Right to Marry a Person of any Race / Right to Raise a Family

Indonesia: Petition of child bride survivors (2018)

Three child bride survivors and their lawyer from the Indonesian Coalition to End Child Marriage (Koalisi 18+) filed a judicial review petition before the Constitutional Court of Indonesia to challenge the constitutionality of Article 7 of the 1974 Marriage Law, which sets the minimum age requirement for women to marry at 16.

In a hearing presided over by Chief Justice Anwar Usman, the court argued that the rule was a form of gender-based discrimination since the minimum age for requirement for  men to marry was 19, and therefore contradicted the 1945 Constitution.

The court, however, refused to grant the plaintiffs' demand to raise the minimum age for women to marry to that of the age for men, arguing that it was the authority of lawmakers and the court did not want to make a decision that could prevent any future law revisions.  

"[The court] orders lawmakers to revise the 1974 Marriage Law, particularly in regard to the minimum age for women to marry, within a maximum three years," Anwar read out the ruling on Thursday.

Justice Saldi Isra said the provision in article would remain valid until the deadline of three years. Should there be no revision prior to the deadline, the minimum age requirement would be harmonized with the 2002 Child Protection Law, which defines a child as someone below 18 years old.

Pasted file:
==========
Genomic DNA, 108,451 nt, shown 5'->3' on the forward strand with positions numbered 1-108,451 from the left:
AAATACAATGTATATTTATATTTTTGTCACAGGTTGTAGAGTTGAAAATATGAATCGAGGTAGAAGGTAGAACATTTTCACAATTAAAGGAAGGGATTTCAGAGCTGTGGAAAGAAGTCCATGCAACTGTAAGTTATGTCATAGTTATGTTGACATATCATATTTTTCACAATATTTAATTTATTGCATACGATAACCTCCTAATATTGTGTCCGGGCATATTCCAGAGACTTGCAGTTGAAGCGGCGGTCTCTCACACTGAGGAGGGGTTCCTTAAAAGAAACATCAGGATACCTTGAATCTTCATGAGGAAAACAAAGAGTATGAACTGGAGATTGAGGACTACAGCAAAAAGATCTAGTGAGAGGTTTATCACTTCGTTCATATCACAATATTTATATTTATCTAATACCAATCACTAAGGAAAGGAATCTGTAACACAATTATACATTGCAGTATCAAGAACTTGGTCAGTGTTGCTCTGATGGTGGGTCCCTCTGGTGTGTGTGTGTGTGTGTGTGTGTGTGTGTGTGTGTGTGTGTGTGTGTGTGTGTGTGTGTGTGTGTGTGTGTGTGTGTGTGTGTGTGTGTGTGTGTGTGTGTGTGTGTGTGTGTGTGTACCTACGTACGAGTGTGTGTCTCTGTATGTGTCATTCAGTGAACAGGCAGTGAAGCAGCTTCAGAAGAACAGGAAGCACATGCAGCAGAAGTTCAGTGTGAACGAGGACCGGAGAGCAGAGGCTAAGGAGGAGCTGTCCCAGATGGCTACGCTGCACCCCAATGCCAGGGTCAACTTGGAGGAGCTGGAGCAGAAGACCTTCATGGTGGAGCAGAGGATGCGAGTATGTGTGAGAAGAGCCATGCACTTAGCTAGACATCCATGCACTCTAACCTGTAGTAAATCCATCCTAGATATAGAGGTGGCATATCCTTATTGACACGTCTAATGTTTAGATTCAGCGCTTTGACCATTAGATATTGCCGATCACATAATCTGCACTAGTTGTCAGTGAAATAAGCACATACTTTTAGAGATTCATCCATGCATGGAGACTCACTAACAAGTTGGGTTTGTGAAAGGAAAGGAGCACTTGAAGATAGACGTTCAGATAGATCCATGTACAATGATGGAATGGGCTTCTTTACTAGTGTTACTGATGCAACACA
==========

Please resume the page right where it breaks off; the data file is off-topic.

Justice I Dewa Gede Palguna said that those at the age of 16 were still categorized children under the Child Protection Law, meaning that those who married at 16 were considered as being involved in child marriage, which had negative impact and threatening children's welfare.

"Not only in terms of negative impact on health, there are possibilities of child exploitation and the increase of threats of violence against children in underage marriage," Palguna said, adding that child marriage also threatened children's rights to education.



On January 10, 2012, respondent Marelyn Tanedo Manalo (Manalo) filed a petition with the Regional Trial Court for the cancellation of entry of marriage in the Civil Registry of San Juan, Metro Manila, by virtue of a judgment of divorce rendered by a Japanese court. The Philippine court ruled that the petition could not be granted because under Philippine civil law, Filipinos married to non-Filipinos cannot file a petition for divorce in court because they have not right to divorce.

The Supreme Court, on appeal from a decision of the Court of Appeals, reversed the decision of the lower court and ruled that the law cannot be interpreted in ways that discriminate against Filipinos.

“To reiterate, the purpose of Paragraph 2 of Article 26 is to avoid the absurd situation where the Filipino spouse remains married to the alien spouse who, after a foreign divorce decree that is effective in the country where it was rendered, is no longer married to the Filipino spouse. The provision is a corrective measure to address an anomaly where the Filipino spouse is tied to the marriage while the foreign spouse is free to marry under the laws of his or her country. 42 Whether the Filipino spouse initiated the foreign divorce proceeding or not, a favorable decree dissolving the marriage bond and capacitating his or her alien spouse to remarry will have the same result: the Filipino spouse will effectively be without a husband or wife. A Filipino who initiated a foreign divorce proceeding is in the same place and in like circumstance as a Filipino who is at the receiving end of an alien initiated proceeding. Therefore, the subject provision should not make a distinction. In both instance, it is extended as a means to recognize the residual effect of the foreign divorce decree on Filipinos whose marital ties to their alien spouses are severed by operation of the latter's national law.”